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Wonder Woman: A Perfect Paradox for the Generation That Expects to Have It All

4 minute read
Susanna Schrobsdorff writes the It’s Not Just You newsletter on Substack

We women and girls of the 21st century wear our empowerment on our sleeves. But sometimes I think that all those We can do it and Girls rule T-shirts are meant as much for our own reassurance as they are brave declarations to the world — mantras we hope will carry us into a future that we keep insisting will be female.

It’s little surprise that one of the summer’s hit films will be Wonder Woman, a fantasy that brings those slogans to life. She’s a beautiful Amazon raised on an all-female island who can deflect bullets with her jewelry, lift a car, fend off a dozen armed men with acrobatic sword work and bring peace to a warring planet. And she does it all in a bustier, which might be the most daunting feat of all, as anyone who’s ever worn a strapless top can tell you.

Wonder Woman comes after summer 2015’s Mad Max: Fury Road, in which Charlize Theron, as a one-armed Furiosa, takes down postapocalyptic tyrants while driving a giant rig through the desert. Female protagonists are still rare in action movies, yet just these two characters have put more raw female power onscreen than I saw in my entire youth. But while this generation has all that, plus Beyoncé, it’s also subject to expectations about looks that might be even more pervasive now than in the sexist 1970s.

Back then, we had Charlie’s Angels, with Farrah Fawcett and her over-the-top beachy sexiness, but that show was only on once a week. In the 1970s and ’80s, some part of us knew that the pretty TV characters we loved were not aspirational figures (well, except for Farrah’s hair) but rather caricatures of a kind, sometimes silly ones. They included Lynda Carter’s Wonder Woman, who would twirl as if she was trying on a new dress to become a superhero with a benign, cheery sexiness that seems tame compared with this new incarnation.

Gal Gadot‘s new Wonder Woman is something else. She doesn’t hesitate to say to Steve Trevor, the first man she’s ever met, “What I do is not up to you.” She’s powerful and charming, raised as a warrior but dressed in what could be a sexy Halloween costume. The bustier is part of it: we have staked out the right to be both sensual and strong, though that too often gets conflated with an obligation to be sexy.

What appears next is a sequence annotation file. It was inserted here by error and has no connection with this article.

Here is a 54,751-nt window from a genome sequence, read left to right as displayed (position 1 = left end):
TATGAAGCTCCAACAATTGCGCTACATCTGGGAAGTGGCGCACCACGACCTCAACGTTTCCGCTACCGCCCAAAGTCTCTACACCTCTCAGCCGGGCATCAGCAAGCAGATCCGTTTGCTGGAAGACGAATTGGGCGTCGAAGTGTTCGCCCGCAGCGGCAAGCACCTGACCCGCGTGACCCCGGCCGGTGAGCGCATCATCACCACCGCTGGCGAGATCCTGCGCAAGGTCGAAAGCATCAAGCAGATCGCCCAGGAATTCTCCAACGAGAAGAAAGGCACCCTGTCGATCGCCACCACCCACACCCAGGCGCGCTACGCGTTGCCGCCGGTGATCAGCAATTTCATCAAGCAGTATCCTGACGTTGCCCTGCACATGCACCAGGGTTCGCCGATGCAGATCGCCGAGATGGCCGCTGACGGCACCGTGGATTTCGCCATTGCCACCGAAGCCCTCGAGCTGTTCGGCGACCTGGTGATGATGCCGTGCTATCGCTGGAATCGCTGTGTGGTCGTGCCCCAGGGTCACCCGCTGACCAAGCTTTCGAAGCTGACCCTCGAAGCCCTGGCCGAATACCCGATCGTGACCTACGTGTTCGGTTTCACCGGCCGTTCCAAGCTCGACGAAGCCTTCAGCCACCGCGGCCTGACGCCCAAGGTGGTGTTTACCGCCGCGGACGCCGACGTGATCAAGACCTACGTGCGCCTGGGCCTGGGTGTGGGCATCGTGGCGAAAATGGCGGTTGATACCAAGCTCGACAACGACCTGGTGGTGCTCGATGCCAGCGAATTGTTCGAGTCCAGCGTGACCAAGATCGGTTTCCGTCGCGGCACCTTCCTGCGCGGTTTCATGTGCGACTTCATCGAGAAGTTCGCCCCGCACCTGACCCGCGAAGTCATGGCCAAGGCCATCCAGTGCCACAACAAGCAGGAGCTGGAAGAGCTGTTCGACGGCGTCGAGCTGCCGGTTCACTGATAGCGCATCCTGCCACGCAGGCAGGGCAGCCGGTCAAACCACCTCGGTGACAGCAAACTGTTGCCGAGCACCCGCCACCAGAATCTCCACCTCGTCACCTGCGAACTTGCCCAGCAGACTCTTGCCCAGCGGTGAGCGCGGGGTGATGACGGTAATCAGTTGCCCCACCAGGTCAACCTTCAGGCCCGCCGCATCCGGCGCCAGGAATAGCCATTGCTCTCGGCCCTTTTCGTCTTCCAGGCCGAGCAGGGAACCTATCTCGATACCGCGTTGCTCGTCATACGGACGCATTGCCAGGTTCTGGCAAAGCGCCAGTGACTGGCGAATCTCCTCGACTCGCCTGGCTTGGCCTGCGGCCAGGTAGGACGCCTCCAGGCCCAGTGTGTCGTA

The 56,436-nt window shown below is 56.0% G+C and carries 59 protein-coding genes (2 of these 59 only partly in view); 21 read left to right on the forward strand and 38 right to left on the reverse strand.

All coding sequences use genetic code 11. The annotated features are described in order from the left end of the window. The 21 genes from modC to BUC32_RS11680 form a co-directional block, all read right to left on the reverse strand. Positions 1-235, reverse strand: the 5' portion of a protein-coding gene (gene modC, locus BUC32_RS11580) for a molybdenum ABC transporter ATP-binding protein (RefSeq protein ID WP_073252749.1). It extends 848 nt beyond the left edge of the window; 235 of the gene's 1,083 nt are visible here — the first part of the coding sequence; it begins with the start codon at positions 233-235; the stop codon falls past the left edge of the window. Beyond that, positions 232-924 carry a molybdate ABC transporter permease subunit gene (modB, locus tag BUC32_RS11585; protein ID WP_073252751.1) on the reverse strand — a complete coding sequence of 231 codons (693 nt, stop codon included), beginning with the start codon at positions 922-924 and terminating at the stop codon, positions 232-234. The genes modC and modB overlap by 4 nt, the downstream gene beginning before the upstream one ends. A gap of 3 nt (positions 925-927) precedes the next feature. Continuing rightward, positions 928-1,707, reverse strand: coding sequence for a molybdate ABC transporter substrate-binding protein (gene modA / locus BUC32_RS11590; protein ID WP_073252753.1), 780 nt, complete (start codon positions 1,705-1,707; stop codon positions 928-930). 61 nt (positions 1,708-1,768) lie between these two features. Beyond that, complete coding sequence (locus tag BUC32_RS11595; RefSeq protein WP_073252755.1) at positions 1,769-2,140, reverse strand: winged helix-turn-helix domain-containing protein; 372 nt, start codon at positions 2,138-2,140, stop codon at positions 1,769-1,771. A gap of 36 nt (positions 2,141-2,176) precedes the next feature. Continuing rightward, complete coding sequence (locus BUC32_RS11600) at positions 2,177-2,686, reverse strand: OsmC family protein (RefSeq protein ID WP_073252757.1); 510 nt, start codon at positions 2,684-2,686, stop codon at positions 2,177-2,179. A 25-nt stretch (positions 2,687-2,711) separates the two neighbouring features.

It’s not easy to sort this out if you’re 14. Never have there been images of objectified women available on more platforms. At the same time, we’re awash in empowerment sites that publish things like “How to Turn Impostor Syndrome Into a Superpower” and debates about who’s more feminist. You can be reared on books like Lean In, #Girlboss, Thrive and The Purity Myth — their very titles are exhortations to get going already — and still be obsessed with The Bachelor. And somehow women can organize what was likely the largest protest in U.S. history and still make up only about 20% of Congress. (At this rate, we’ll have sentient androids by the time the future is even half female.)

Maybe these paradoxes are why this new Wonder Woman seems suited to this moment. She does the impossible, and I don’t mean the stunts. She leads without seeming to be unlikable. And her sexuality doesn’t leave her vulnerable to abuse.

The Wonder Woman character is a particularly stark contrast to reality, coming as it does after the horrific terrorist bombing at an Ariana Grande concert in the U.K. that left 22 people dead, many of them young girls. Grande’s concerts are their own mostly female islands of empowerment. Her Dangerous Woman Tour showcases a combination of ferocity and femininity that resonates with a generation of kids raised on girl power and Instagram selfies. During set interludes, words like wild, free, strong and sensual and phrases like not asking for it play on a huge screen — incantations that may be as much hope as they are reality.

In one of the videos for her most recent album, Grande wears a black mask, bunny ears and a bustier — the picture of another hot superhero. She tells her audience that they have the right to be sexual and safe at the same time, summoning the kind of bravado that comes so much easier to teens than it does to their mothers. Her lyrics are about feeling “bulletproof” and how she lives for danger. The terrible lesson of Manchester, though, is that even the strongest young women are no match for bombs. And there’s no need for girls to chase danger; it still comes to them.

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